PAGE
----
Local Authority stating we have agreed to pay for independent ms school

We finally received our child’s EHCP. He is at an independent mainstream with very small classes where we as parents moved him before applying for the EHCP, as he wasn’t coping at his original state school.

We asked the local authority to name his current independent setting in Section I. This was because we need them to pay fees and the 1:1. The local authority have done so but have stated we have agreed to pay the fees. We have never said we could continue to do this. Section I says he must go to mainstream state school if he can’t stay at his current school.

We have private reports (OT, educational psychologist and speech therapy). saying he can’t cope in mainstream and needs specialist provision, 1:1 of classes of less than 12.

I feel like we must have made a mistake by not expressly saying we were expecting them to pay. Is there anything that says because he’s already at the school they don’t need to pay? I assume we now appeal Section B, F, I and use our reports as evidence?


Mum Up North
01 Sep 2023

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A: SenseCheck

  • 0 Yes
  • 1 No
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  • 01 Sep 2023
  • No


    The following response to another question provides a summary of the procedure to be followed when attempting to name a private (independent) school in Section I.


    I understand your concern regarding the failure to clarify the issue of fees, and while it may appear to be a mistake, it remains uncertain whether this would have influenced the outcome. Indeed it would not be unreasonable to have expected the LA to clarify this matter when the EHCp was still in draft.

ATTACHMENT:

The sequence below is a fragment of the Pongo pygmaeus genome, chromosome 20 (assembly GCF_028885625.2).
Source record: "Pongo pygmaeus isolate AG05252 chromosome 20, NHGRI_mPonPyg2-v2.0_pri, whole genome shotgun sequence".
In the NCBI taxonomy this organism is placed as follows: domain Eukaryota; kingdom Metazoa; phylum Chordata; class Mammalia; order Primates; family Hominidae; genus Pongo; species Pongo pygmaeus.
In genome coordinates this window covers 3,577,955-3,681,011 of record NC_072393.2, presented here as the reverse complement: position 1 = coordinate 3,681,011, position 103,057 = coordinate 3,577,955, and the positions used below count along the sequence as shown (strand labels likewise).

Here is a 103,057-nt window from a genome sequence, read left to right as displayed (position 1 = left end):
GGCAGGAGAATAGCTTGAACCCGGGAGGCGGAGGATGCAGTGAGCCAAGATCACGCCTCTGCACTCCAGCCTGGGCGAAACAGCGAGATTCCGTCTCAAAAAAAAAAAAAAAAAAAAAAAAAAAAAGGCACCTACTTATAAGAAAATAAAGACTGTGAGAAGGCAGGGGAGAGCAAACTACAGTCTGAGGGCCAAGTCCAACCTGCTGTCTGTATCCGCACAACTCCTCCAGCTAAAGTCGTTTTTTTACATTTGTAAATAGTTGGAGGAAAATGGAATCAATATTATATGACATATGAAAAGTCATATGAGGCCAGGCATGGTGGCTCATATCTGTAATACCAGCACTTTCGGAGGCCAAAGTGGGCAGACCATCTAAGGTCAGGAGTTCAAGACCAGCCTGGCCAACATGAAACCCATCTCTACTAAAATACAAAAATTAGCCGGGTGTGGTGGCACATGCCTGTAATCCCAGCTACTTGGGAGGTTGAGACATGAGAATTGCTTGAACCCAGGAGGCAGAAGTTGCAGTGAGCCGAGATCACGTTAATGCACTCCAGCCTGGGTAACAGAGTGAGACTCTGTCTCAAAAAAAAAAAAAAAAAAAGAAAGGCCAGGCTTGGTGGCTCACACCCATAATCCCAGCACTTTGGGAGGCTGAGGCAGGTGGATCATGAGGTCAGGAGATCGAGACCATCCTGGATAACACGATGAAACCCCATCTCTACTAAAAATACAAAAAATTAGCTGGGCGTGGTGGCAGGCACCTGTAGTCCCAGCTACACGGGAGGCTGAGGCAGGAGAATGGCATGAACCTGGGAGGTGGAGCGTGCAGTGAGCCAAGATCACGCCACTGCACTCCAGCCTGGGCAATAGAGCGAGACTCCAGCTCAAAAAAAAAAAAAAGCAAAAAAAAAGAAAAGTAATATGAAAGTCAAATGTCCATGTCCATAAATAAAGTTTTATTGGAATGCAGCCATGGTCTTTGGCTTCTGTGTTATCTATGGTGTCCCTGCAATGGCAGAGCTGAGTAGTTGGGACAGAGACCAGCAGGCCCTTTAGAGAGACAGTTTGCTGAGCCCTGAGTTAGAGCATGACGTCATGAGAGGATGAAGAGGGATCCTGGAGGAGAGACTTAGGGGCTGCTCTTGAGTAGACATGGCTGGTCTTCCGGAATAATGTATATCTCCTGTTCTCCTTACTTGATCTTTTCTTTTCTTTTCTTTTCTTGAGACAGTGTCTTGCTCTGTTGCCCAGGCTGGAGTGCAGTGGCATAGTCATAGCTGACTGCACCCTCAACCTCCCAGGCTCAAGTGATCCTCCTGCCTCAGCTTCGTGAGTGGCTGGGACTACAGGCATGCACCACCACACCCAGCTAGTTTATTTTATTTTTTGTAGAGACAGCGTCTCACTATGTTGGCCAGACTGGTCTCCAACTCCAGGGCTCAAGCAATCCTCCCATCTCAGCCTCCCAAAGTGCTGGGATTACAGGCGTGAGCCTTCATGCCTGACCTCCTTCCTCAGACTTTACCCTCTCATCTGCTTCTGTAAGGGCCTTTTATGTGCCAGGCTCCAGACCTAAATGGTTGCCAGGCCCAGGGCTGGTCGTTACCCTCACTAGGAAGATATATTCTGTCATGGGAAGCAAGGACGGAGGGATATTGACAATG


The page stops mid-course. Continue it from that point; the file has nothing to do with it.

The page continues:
I'm afraid I am not aware of any legal precedent that supports "because he’s [your son] already at the school they [LA] don’t need to pay” given the LA has also named the school in Section I it will pay the associated costs for.

    During mediation, you have the option to raise the issues you've mentioned. However, the likely effectiveness of this approach will best be determined by you. More information on mediation can be found in here:

    Q: 12.13 Is mediation compulsory prior to appealing?

    If a resolution cannot be reached through mediation, I suggest you will need to seek assistance from the First-tier Tribunal (Special Educational Needs and Disability) (FtT). I recommend referring to Chapter 12 of the Noddy Guide for further guidance.

    In situations like this, it is sometimes suggested that it may strengthen your case if your son continues to attend the private school when the matter comes before the FtT, provided there is relevant expert evidence supporting this placement. Additionally, if the Local Authority (LA) has recommended a maintained mainstream school for your son, it perhaps would be beneficial if they specify which school, if they haven't already.

    I trust this information is of assistance, and I eagerly await contributions from other participants.


    Sean Kennedy

    Sean Kennedy
    Talem Law